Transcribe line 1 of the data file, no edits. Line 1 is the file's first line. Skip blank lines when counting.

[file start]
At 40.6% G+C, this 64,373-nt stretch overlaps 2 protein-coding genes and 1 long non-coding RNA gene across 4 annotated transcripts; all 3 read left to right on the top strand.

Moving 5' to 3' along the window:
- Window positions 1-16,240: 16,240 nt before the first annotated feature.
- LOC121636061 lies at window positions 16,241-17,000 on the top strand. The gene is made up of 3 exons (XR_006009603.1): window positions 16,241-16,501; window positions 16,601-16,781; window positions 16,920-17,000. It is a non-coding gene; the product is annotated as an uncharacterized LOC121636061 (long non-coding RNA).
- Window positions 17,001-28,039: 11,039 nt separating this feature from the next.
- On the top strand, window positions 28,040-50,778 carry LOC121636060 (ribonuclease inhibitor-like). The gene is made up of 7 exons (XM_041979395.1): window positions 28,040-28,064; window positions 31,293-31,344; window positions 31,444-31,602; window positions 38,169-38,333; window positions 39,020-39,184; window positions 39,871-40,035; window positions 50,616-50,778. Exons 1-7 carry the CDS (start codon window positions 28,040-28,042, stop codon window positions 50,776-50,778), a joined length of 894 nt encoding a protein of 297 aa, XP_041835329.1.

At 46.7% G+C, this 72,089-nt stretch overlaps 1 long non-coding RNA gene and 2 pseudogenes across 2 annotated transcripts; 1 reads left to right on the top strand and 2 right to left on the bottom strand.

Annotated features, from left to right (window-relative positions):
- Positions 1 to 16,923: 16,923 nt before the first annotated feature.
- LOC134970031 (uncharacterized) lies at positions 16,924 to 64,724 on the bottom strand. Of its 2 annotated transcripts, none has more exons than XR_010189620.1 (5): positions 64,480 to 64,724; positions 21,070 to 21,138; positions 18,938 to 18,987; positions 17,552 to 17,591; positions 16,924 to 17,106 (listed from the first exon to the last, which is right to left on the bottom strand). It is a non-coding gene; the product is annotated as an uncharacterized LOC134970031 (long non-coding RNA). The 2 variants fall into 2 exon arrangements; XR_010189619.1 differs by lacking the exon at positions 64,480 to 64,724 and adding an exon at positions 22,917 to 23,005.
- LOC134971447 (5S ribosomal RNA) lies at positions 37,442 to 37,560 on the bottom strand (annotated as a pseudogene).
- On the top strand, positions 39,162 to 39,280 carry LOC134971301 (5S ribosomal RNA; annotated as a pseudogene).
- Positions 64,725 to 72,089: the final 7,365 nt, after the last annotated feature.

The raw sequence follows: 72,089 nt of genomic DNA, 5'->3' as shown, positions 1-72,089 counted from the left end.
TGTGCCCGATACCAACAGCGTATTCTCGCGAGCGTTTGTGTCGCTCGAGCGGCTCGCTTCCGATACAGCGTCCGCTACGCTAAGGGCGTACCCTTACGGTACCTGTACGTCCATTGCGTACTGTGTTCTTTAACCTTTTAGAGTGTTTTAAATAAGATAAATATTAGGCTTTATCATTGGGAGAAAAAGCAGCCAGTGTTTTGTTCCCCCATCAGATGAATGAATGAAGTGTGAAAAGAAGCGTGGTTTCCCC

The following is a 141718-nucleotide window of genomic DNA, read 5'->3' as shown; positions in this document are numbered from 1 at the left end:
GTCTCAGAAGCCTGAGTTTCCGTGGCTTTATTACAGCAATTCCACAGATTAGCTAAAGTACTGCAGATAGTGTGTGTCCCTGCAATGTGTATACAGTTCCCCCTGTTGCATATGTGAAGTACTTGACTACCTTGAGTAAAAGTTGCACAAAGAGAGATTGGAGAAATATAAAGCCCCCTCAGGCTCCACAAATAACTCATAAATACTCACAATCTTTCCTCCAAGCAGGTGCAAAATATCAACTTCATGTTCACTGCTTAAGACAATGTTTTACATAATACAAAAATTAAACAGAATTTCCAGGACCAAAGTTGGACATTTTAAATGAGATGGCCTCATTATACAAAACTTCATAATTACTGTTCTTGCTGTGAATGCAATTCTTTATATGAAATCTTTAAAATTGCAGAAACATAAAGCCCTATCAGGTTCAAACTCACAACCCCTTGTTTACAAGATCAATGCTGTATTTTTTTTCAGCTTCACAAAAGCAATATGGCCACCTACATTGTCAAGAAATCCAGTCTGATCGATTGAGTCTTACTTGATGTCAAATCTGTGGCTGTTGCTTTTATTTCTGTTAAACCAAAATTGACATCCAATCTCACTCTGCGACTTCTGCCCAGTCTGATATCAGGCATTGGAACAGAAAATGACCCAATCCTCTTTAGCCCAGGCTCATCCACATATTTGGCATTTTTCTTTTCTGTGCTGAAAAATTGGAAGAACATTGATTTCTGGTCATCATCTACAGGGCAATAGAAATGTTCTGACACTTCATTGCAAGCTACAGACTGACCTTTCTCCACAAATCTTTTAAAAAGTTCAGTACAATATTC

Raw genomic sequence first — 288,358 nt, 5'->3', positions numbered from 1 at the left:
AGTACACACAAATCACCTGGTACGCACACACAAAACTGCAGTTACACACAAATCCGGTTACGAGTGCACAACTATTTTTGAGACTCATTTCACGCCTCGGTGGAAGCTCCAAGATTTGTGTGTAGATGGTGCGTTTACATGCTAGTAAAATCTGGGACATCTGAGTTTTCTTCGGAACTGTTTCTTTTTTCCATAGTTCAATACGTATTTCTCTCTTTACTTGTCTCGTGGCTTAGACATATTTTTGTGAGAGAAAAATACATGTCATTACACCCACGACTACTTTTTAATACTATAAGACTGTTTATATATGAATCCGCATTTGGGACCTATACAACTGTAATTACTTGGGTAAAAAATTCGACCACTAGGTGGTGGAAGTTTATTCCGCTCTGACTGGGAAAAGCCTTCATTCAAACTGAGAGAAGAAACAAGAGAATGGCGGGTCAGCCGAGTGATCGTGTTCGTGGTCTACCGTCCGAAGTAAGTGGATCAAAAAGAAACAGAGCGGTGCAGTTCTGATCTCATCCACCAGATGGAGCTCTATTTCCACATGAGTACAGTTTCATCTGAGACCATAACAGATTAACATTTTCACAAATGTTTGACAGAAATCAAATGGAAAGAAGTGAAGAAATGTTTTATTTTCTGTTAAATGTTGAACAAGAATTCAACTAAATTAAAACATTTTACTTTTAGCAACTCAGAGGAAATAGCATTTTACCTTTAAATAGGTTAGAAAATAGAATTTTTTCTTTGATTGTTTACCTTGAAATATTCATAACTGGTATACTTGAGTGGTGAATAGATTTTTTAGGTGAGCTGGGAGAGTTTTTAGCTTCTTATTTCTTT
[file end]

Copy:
At 40.6% G+C, this 64,373-nt stretch overlaps 2 protein-coding genes and 1 long non-coding RNA gene across 4 annotated transcripts; all 3 read left to right on the top strand.